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Can I get an emergency Gardianship if I am POA for my mom?

I am currently my moms Durable POA for both financial and medical directives. I am also the Executor of the Estate. There is a Living Trust as well. The house is in a Reverse Mortgage... Going into foreclosure by default. Now I've been told someone wants to file for Gardianship over her. Court has frozen bank account,
I am not able to access now. I filed an emergency Bankruptcy to save our home. And since all this I am not fully aware of who or what has more power over another. All I know is my parents would have given me any & all authority to follow their wishes set forth in updated POA, original Living Trust, and their Last Will & testament. Is there a way for me to get an emergency Gardianship to protect my mom?
Status: Open    May 02, 2016 - 08:03 AM

Elder Law > Guardianship

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May 11, 2016 - 07:20 AM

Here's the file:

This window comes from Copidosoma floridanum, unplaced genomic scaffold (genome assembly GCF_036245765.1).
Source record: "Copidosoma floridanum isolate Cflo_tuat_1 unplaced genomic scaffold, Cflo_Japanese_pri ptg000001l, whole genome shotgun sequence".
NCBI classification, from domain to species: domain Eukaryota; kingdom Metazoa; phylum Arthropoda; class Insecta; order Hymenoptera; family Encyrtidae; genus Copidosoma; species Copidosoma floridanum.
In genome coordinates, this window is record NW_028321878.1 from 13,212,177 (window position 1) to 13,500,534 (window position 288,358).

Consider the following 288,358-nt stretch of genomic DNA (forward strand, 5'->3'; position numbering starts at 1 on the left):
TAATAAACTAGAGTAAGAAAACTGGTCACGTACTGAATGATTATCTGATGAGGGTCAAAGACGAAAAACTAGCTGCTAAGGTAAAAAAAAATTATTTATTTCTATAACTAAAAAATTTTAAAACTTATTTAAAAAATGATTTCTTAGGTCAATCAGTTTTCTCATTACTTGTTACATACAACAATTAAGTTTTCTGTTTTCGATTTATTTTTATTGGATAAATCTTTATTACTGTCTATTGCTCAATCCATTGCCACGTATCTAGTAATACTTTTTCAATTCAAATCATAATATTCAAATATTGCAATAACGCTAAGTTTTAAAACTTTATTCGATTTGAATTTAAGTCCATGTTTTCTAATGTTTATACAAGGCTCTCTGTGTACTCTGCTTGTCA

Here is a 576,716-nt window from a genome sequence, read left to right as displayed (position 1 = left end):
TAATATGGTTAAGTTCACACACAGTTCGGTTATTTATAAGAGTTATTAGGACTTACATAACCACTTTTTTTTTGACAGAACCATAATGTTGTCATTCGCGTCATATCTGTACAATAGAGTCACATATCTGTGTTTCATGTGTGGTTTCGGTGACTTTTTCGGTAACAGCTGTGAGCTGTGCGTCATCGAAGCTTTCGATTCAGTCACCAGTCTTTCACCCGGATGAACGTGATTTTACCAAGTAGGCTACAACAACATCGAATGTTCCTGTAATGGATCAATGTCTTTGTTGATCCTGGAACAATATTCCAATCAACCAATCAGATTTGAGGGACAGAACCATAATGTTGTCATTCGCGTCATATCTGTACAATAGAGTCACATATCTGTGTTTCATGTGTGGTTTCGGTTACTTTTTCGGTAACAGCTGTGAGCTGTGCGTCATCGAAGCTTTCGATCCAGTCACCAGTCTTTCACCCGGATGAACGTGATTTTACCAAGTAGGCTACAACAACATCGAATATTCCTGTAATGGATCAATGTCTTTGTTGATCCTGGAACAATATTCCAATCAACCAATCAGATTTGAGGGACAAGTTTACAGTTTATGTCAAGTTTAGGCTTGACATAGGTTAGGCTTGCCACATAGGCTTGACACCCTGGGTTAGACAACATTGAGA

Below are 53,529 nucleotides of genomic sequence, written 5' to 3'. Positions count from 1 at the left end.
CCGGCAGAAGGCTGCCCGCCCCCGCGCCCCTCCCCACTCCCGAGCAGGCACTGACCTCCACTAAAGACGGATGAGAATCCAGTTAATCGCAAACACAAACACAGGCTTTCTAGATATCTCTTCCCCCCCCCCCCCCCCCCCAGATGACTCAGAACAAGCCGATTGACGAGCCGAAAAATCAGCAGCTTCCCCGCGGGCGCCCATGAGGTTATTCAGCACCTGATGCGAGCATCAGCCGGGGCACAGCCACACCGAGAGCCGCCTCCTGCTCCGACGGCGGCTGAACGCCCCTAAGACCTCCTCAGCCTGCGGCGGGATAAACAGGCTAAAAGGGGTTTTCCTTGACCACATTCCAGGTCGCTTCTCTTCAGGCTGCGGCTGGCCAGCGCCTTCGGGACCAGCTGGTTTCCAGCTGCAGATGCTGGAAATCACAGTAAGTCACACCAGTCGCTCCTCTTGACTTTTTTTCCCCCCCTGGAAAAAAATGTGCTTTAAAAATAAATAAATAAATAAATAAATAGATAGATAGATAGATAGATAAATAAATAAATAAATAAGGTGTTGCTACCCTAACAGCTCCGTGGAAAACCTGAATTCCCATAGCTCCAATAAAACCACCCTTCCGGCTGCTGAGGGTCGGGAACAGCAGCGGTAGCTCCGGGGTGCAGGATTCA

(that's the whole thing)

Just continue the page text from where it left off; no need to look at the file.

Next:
If someone has filed a petition for guardianship for your mother, you should have been served a copy of the petition and notice of the hearing. If so, you would know who filed the petition and why. In Alabama, and many other states, one holding a power of attorney has the first right to be the guardian, otherwise the preference follows the degree of kinship. If someone has filed the petition very likely alleges that your mother is not being properly care for and needs assistance for her safety.

If she has a reverse mortgage she should have the right to live in the house for the rest of her life. I have never read or heard of a reverse mortgage that could be foreclosed while the person is living in the house. If you filed bankruptcy and you had been managing her finances that is not a good sign to the court. If the court has frozen your mother’s accounts that means someone asked for that to happen. For it to be granted allegations had to be made that her money was being misused.

If someone has filed a petition it would be pointless for you to file for an emergency guardianship at this point. If you have not been served a copy of the petition go to the court in your county, probably probate court, and ask for a copy of the petition. If you disagree you can file an answer stating your disagreement. I would suggest you seek the assistance of an attorney.

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